Clark balances the program’s $300,000 cost to date against more than $400,000 saved in recruiting, retention and training costs, noting that only two employees awarded cars have left the company, compared to a 20 percent turnover rate elsewhere in the Northern Virginia hi-tech community.
Even if the program stops paying for itself, Clarke doubts he’ll pull the plug: “We’ve seen some tough times already, but as long as the program is a true monetary benefit to the corporation and a psychological benefit to the employee, we’ll keep doing it.”
Burt said that at her company, “We looked at the 46 hires we made over the last two quarters, determined an average cost per hire, and factored that against what our agencies would charge. We have saved more than $130,000 since May 2000.”
Companies most commonly acquire cars for an incentive program by leasing them, though another approach is to simply provide a cash allowance. Either way, the monthly value is considered income to the employee for tax purposes.
Employers that lease cars typically pay the insurance, tax, tags, maintenance and all other related expenses, except for gas and oil, but Clark says his company has employees sign a statement accepting responsibility for maintaining the car and agreeing to pay any wear-and-tear penalties at the end of the rental period.
While most programs give an employee a car for the life of the lease, or as long as he or she remains eligible for it, some employers provide exotic wheels on short-term loan to favored employees. For example, a company may offer use of a “Hummer” or Jaguar to its Employee of the Month.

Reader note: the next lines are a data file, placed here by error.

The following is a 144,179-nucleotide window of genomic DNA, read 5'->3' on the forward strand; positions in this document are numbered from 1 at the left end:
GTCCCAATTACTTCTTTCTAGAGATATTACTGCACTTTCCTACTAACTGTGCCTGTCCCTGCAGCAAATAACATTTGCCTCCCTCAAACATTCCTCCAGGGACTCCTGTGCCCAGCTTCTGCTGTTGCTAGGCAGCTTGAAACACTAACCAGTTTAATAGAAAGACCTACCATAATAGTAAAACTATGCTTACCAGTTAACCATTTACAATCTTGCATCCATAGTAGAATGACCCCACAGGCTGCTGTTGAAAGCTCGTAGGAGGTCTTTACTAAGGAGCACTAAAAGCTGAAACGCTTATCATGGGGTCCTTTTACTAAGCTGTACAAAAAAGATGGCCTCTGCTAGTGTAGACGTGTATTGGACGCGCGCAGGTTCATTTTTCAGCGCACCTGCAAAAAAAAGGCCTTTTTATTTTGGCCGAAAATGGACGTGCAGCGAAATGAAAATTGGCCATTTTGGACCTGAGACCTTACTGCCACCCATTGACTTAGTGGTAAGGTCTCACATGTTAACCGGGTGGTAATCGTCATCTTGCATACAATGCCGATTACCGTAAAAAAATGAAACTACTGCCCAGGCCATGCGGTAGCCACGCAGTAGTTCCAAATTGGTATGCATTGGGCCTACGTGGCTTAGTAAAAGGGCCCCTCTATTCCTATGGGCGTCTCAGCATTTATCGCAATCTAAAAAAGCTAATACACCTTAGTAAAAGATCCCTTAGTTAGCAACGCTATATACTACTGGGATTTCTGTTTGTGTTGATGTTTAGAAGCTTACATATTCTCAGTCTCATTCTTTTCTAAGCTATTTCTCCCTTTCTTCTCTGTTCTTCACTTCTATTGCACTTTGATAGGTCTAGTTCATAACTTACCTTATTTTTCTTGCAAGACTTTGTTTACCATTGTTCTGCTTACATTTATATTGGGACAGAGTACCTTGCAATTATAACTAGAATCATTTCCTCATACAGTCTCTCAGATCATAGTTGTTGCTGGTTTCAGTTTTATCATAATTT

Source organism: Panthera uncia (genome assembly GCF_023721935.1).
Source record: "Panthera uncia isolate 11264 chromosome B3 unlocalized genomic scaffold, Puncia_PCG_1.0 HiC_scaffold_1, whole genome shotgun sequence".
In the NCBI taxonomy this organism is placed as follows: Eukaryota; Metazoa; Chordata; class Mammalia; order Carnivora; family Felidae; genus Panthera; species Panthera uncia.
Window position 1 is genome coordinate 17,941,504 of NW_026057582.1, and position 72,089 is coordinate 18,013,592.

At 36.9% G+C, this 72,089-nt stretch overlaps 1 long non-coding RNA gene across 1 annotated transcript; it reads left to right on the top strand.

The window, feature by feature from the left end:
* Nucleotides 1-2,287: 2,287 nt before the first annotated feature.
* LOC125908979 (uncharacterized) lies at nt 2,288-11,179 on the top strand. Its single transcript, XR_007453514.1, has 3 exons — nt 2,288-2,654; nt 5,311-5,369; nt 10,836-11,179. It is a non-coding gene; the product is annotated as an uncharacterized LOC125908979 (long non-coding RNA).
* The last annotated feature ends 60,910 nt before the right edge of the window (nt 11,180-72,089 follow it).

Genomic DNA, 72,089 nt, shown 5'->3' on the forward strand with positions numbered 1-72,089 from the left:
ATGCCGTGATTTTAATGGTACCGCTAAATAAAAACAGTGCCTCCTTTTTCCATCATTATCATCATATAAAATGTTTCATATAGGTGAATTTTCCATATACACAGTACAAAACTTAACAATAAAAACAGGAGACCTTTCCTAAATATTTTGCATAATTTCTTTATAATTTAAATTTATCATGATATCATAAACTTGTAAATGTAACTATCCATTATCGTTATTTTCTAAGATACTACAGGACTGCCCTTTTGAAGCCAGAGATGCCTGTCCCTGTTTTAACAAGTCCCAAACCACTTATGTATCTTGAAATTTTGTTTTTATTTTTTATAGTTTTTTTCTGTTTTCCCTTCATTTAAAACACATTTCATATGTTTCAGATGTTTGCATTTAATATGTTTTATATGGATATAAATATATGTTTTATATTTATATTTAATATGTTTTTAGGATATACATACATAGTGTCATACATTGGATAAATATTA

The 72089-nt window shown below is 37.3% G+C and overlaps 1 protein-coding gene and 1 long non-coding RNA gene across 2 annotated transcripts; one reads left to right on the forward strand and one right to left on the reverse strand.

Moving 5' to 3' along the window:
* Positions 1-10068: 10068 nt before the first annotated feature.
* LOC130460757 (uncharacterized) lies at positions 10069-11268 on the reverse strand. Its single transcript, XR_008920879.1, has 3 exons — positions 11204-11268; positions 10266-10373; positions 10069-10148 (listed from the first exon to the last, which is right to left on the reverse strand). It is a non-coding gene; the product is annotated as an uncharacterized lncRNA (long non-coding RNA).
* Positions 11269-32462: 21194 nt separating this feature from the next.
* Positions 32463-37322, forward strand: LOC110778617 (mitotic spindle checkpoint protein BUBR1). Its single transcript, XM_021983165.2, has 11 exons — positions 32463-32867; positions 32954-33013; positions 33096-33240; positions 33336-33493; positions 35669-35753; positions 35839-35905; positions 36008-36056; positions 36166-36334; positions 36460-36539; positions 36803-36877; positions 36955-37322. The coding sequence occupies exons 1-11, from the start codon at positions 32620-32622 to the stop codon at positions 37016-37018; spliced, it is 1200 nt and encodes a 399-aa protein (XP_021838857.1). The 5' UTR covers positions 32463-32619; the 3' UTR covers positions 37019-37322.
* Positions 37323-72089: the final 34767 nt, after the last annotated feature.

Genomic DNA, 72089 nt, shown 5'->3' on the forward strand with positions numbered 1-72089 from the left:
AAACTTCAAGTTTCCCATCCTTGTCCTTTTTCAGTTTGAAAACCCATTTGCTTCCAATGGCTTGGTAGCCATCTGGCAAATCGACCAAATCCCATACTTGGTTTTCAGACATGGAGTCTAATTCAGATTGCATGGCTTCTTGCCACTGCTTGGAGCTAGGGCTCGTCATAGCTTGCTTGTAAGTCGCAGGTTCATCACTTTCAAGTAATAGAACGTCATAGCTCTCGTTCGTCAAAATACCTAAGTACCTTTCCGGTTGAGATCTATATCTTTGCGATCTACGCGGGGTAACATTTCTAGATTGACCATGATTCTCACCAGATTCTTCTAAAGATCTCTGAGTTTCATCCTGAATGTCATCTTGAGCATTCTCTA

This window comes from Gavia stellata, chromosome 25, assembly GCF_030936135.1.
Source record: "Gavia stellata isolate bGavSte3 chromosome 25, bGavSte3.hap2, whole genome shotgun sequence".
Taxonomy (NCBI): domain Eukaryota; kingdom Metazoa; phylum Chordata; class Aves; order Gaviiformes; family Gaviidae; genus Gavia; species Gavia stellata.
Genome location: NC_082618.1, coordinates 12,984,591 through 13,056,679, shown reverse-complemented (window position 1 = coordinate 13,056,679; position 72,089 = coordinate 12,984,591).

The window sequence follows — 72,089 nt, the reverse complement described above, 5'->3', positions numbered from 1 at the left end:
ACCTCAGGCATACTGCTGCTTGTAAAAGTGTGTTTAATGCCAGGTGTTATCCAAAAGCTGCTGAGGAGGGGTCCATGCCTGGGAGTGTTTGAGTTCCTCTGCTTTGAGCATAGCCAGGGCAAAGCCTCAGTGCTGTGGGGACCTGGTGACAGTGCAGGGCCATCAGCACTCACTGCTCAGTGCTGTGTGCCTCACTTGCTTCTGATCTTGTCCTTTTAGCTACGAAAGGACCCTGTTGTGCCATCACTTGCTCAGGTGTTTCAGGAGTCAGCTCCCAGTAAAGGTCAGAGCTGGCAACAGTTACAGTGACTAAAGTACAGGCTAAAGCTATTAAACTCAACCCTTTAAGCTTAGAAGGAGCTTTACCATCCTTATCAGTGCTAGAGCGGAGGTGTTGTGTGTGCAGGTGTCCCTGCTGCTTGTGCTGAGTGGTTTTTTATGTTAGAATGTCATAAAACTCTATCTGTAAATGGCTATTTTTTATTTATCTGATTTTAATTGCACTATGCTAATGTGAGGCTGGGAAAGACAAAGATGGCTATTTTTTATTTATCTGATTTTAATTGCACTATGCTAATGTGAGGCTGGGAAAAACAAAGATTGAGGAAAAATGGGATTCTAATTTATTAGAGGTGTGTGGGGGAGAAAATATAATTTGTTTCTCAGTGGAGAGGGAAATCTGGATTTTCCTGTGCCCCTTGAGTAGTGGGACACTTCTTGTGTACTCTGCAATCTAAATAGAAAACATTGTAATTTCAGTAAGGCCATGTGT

Outsource the Hassle
An HR department that has no car program and doesn’t want to deal with the paperwork can hire a fleet management company to handle it, as has Net2000. Its fleet operator orders the car—customized to the winning employee’s taste—directly from the manufacturer and is paid by the company.
Because insurance is carried on the employer’s policy, employees’ driving records are usually checked for insurability. Amy Jantz, manager of the knowledge services area for World at Work—formerly the American Compensation Association—suggests developing a close rapport with your insurance carrier. “Your insurer can do a lot of the legwork for you, running driving records, securing the best rates and letting you know if any driver claims are raising a red flag.”
She also urges that employers require employees to “pledge in writing to meet all the requirements for the insurance policy.” The company should spell out any grounds that would cause the employee to lose use of the vehicle, such as certain types of traffic convictions, as well as a requirement that the driver notify the employer of a license suspension, she adds.